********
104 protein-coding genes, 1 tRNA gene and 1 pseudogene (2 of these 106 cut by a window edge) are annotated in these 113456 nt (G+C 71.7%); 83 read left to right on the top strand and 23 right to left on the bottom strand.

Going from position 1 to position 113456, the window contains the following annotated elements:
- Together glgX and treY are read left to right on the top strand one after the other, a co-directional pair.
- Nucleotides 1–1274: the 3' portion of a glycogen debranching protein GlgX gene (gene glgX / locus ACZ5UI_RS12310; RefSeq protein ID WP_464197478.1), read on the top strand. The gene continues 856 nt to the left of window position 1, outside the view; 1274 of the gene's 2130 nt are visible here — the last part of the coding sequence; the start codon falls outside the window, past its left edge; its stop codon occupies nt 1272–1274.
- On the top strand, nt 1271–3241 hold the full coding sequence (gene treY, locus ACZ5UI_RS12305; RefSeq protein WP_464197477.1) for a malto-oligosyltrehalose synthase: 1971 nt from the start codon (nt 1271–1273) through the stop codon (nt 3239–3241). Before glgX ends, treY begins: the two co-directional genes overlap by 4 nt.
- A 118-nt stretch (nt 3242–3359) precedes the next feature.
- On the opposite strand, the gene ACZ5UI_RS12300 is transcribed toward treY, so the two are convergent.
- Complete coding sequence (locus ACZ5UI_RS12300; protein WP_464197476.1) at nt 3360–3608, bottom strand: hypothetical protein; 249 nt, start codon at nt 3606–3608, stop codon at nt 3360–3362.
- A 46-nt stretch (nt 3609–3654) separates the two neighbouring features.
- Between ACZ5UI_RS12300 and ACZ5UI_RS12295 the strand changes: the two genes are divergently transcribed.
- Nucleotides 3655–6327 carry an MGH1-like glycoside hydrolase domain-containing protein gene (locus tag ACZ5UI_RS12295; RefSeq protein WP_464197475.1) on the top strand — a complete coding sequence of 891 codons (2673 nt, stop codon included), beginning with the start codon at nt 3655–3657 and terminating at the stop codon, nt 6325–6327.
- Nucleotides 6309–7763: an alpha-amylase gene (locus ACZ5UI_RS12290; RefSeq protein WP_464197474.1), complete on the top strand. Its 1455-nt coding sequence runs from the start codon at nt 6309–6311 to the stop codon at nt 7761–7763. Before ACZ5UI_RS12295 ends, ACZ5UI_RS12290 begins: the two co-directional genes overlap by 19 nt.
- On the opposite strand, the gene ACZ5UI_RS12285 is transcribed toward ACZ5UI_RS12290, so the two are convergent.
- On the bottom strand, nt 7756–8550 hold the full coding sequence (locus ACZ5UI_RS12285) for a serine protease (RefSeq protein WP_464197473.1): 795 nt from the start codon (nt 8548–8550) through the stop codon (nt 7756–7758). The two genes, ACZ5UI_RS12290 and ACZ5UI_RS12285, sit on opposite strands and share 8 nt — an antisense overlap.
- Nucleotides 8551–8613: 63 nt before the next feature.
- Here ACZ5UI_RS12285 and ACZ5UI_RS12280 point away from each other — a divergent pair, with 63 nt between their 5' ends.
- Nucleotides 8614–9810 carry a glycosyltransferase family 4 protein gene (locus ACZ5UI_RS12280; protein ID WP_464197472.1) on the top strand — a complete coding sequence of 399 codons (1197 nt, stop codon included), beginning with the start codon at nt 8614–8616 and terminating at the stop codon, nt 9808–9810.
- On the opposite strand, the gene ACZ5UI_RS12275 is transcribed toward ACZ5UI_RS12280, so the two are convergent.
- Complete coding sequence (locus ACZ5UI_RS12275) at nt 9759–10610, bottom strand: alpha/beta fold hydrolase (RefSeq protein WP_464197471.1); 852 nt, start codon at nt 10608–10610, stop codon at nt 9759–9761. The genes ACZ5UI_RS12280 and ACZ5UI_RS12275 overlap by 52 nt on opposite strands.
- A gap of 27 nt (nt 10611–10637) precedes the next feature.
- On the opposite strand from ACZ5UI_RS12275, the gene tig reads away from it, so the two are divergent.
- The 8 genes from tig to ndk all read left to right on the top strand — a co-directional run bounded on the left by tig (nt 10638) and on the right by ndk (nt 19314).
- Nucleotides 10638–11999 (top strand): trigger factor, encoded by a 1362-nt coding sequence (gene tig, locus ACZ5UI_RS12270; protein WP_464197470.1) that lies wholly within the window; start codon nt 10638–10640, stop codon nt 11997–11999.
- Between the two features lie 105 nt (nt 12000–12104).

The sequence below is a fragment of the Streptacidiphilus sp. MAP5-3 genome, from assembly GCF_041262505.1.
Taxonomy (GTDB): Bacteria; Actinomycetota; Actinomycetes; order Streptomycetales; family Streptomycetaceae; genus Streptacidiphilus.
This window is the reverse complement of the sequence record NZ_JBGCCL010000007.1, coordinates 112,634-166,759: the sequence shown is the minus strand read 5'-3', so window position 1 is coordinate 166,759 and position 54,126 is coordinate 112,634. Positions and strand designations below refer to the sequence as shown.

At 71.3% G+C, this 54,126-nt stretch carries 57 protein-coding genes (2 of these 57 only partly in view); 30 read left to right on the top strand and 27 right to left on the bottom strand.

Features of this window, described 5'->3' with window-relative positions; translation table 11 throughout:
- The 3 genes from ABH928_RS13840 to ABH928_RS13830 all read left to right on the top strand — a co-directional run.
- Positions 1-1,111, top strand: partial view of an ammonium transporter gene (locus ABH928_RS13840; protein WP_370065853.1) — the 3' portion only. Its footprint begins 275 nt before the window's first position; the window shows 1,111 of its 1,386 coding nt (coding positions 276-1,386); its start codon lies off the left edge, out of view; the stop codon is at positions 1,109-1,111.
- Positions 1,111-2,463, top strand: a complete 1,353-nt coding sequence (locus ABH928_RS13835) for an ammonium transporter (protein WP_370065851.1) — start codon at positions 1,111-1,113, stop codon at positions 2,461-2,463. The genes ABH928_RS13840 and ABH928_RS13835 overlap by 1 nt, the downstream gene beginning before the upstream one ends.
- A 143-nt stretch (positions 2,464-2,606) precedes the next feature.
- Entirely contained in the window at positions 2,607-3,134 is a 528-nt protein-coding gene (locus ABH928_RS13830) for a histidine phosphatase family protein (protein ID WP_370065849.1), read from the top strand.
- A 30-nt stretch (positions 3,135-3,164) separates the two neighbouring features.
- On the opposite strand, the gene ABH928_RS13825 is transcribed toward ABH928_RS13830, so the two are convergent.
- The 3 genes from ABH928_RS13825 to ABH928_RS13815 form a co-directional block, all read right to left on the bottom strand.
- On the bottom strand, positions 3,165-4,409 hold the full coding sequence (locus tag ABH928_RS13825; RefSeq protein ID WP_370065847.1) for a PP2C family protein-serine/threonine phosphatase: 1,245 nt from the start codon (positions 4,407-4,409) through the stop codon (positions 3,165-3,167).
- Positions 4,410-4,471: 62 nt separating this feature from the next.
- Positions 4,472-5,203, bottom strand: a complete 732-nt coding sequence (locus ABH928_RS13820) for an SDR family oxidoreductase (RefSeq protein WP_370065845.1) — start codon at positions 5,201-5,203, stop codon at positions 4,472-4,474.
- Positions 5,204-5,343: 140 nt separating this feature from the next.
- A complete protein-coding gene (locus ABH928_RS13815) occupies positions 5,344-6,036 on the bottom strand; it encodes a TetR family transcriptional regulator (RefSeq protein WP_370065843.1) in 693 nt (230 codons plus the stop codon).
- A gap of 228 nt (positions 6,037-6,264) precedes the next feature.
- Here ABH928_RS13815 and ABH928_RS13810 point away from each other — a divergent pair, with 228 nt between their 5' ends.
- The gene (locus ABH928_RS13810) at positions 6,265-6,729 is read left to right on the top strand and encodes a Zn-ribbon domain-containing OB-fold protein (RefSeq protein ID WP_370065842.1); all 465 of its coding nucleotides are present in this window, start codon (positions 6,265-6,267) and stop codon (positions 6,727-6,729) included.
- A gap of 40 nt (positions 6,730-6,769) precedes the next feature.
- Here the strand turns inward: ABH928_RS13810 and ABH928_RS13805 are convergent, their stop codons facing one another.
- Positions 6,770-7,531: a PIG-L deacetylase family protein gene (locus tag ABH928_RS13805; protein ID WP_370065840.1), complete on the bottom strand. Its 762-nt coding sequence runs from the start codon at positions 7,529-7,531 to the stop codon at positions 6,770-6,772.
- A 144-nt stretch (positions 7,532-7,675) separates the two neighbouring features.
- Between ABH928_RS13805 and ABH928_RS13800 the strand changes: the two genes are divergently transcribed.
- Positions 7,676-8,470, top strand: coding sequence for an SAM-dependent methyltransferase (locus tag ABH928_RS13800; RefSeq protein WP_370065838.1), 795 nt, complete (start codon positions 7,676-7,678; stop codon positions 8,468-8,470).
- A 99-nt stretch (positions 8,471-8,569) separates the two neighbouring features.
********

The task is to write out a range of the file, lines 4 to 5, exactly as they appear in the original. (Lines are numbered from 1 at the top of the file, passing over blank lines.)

- Nucleotides 1–1274: the 3' portion of a glycogen debranching protein GlgX gene (gene glgX / locus ACZ5UI_RS12310; RefSeq protein ID WP_464197478.1), read on the top strand. The gene continues 856 nt to the left of window position 1, outside the view; 1274 of the gene's 2130 nt are visible here — the last part of the coding sequence; the start codon falls outside the window, past its left edge; its stop codon occupies nt 1272–1274.
- On the top strand, nt 1271–3241 hold the full coding sequence (gene treY, locus ACZ5UI_RS12305; RefSeq protein WP_464197477.1) for a malto-oligosyltrehalose synthase: 1971 nt from the start codon (nt 1271–1273) through the stop codon (nt 3239–3241). Before glgX ends, treY begins: the two co-directional genes overlap by 4 nt.